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Comment Re:2 weeks for a WEP? (Score 1) 584

No, it does not "block brute force attacks"... If you are using WEP 64-bit you are *very* vulnerable regardless of what magical bullshit the marketing people put into your little router's brochure.

#1) Nobody seriously attacking 64-bit WEP is going to try an online brute-force attack of the key. This scheme so stupid and the key space so large that it has never been seriously proposed AFAIK. There are much easier and more effective ways of getting your key in minutes (vs. centuries)!

#2) Even if some idiot did try to brute-force the key, and your router indeed has some kind of additional "lockout", they would only have to change their adapters MAC every 10 tries.

Comment Re:Unfortunately.... (Score 1) 887


The authorities are trying to sidestep the issue by claiming they don't need to know the password... they just need her to unlock the laptop for them. While I believe this alone is a direct violation of the fifth amendment, there is a much more subtle distinction here...

If the defendant demonstrates knowledge of the password (e.g. unlocking the laptop for authorities) she also automatically incriminates herself as having been in control of that laptop and the encrypted data on it. This type of self-incrimination is EXACTLY what the fifth amendment is designed to protect. In other words, if you place the defendant on the stand and ask "Is this your encrypted data on this laptop?", she can plead the fifth. If you jail her for contempt until she incriminates herself by decrypting the laptop you've taken that fifth amendment right away from her!

Furthermore, what happens in cases where the laptop legitimately doesn't belong to the defendant, or they legitimately cannot decrypt it? What would prevent me from hiding an encrypted laptop in my arch-enemies house, anonymously phoning in a terrorist plot, and then watching them rot in jail indefinitely for contempt of court. THIS is why the fifth amendment exists! The founding fathers knew that you could not have a just legal system if a court can arbitrarily punish you for failing to assist them in prosecuting you!

Comment Re:Tethering, bah. (Score 2) 302

And another thought. By going to these metered plans, they are quite clearly violating the 'rates' they are selling you. You can't say "4G speeds!" without diving the 'cap' by one month. That's your 'actual' rate and far far below what they are claiming they provide you.

Why not!? You most certainly can quote the maxmimum burst speed and the total transfer as two separate quantities (total data cap and maximum data rate). They are two completely unrelated quantities with different units! Every other tiered data provider on the planet does it. (e.g. comcast has a 250GB cap while allowing a maximum rate that would exceed that cap if used continuously.... AT&T has had very similar wireless tiered data pricing for the past year. You can colocate a server on a GigE port with only 1TB of transfer, etc. etc. etc. )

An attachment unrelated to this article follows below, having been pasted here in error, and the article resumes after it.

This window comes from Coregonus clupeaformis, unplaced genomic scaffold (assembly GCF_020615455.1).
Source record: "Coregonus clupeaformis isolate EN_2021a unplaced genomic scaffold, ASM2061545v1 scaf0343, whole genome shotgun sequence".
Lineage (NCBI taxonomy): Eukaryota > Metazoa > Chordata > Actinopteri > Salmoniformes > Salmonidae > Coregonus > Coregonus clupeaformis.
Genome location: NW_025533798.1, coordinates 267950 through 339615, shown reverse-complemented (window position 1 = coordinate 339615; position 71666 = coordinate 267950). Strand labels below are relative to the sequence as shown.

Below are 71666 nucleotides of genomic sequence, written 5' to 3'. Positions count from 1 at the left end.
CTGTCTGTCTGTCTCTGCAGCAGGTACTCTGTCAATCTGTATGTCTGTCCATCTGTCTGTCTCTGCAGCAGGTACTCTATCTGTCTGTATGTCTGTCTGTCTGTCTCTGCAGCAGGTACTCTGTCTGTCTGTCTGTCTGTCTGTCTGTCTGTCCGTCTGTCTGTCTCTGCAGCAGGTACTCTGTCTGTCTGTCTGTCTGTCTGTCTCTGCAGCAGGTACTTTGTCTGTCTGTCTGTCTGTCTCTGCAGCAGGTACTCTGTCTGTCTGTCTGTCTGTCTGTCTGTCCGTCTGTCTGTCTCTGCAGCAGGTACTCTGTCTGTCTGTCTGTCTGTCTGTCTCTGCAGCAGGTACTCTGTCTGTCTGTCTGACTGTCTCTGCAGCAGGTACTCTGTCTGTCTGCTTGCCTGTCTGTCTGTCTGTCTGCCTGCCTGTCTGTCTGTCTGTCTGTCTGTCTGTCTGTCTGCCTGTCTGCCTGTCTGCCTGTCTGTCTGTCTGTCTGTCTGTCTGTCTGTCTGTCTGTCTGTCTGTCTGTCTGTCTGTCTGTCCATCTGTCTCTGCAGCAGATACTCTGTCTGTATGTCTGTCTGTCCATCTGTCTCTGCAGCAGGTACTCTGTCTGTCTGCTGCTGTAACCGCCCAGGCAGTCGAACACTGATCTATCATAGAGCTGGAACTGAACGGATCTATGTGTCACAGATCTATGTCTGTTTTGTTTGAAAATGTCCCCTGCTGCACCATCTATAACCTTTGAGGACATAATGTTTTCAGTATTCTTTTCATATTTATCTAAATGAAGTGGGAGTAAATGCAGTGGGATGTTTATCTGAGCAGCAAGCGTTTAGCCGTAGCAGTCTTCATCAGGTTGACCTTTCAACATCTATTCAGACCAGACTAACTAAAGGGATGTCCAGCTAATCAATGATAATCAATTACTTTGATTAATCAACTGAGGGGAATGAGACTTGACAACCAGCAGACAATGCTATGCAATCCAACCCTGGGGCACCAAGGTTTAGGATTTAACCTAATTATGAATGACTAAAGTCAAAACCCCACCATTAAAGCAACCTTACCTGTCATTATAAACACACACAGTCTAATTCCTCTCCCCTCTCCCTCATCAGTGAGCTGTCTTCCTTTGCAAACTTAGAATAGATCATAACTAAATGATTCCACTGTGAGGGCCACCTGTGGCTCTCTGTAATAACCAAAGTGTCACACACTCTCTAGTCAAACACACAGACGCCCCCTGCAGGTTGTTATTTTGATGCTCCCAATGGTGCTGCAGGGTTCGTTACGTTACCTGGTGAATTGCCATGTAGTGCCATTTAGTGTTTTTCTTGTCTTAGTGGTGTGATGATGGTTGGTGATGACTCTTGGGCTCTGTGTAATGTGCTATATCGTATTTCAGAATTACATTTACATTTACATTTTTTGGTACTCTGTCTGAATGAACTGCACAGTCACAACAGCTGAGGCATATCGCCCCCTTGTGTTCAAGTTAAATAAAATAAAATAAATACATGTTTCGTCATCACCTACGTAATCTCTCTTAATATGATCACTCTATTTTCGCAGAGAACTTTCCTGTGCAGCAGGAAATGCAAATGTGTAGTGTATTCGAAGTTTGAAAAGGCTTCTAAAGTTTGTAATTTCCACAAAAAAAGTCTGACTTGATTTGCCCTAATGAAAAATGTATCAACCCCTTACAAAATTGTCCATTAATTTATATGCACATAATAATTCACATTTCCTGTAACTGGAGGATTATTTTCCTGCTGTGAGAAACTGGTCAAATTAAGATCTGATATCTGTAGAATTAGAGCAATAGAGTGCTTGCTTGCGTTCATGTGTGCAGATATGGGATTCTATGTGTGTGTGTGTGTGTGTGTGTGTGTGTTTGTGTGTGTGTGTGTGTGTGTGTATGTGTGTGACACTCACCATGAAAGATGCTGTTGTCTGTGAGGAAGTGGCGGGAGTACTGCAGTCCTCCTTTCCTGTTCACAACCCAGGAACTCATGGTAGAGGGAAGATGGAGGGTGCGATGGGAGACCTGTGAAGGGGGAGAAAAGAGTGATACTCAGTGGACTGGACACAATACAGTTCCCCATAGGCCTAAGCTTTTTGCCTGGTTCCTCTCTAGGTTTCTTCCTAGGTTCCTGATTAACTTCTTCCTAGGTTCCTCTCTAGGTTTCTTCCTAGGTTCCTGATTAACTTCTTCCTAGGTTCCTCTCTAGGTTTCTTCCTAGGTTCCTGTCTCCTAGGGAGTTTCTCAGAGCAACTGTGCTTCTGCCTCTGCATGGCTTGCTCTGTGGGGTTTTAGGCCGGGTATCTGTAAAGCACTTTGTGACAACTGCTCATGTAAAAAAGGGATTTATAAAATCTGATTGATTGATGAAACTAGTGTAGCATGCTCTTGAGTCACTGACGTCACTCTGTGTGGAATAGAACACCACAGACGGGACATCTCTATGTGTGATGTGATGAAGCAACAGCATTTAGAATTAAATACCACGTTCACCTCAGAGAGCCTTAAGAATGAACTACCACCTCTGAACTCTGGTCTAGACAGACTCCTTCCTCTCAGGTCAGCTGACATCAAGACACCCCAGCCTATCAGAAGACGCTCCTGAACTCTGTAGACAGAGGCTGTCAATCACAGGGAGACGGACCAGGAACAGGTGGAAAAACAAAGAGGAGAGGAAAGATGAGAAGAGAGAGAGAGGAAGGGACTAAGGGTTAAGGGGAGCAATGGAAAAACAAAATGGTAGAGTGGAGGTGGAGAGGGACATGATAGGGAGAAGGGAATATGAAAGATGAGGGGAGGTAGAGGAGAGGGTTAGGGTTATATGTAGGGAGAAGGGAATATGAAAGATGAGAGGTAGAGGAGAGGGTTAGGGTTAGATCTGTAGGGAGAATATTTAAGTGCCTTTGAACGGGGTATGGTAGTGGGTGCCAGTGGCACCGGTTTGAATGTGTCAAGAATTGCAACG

It isn't ambiguous, misleading, or dishonest as long as both quantities are available to the purchaser (i.e. up to 4G LTE speeds when network and wireless conditions allow for it, 2GB maximum transfer per month). Furthermore, a burstable solution serves end users better in most applications. In this case, I'd rather be able to burst to 30mbits when I NEED to load that youtube cat video rather than being rate limited to 6 kilobits per second 24/7 (2 GB / 30 days -> kilobits per second).

Comment Re:ownCloud or Wuala (Score 1) 482

I've wondered about this as well... My guess as to how they implement this :

The content is encrypted with a key, stored along with the content. This key is encrypted with your password. (e.g. similar to HDD encryption)
When you make something public your client changes the password protecting the encryption key on that content to something specified by the Wuala public web server.

This implementation :
- prevents your password from ever leaving your computer
- prevents the content from having to be re-encrypted or re-uploaded when you choose to make it public.. you just have to re-upload the newly encrypted key (a few bytes).

Comment Re:Protect users from themselves? (Score 1) 455

The OS wouldn't write anything the application demands, but only what the user requests, i.e. the app provides a blob of data that the user then can drag&drop around.

To put it all in Unix terms:

"cat" is your load dialog and can read files, provided by your OS
"tee" is your save dialog and can write files, provided by your OS
the app is a filter in between that can't do anything to the system other then read from stdin and write to stdout

cat your_file | potentially_evil_app | tee your_file

This would allow you to read any file on your system, work with it and save it to any file you want. The potentially evil application would have no access to anything, it is the user who would control where the data from the app goes, not the app, it wouldn't even know about it.

Thanks for the clarification. I understand your proposal a lot better now. The problem is that in your system, every single time a file was opened for reading/writing the user would have to slosh through an open/save dialog box provided by the OS. This includes intermediate files, temporary files, preferences, multiple output files, etc. etc. etc. Furthermore, in your system you would never be able to automate this dialog box without losing the security benefits. I'm sure that there's a way to cut down on the amount of individual files than an application needs to access, but advanced workflows would still need access to multiple files simultaneously. Security always has to be balanced against usability (e.g. an isolated computer in a locked room is very secure... but not very usable). While your proposal would make trojans more difficult, it's a far more cumbersome system for both programmers and end users than the current state of affairs.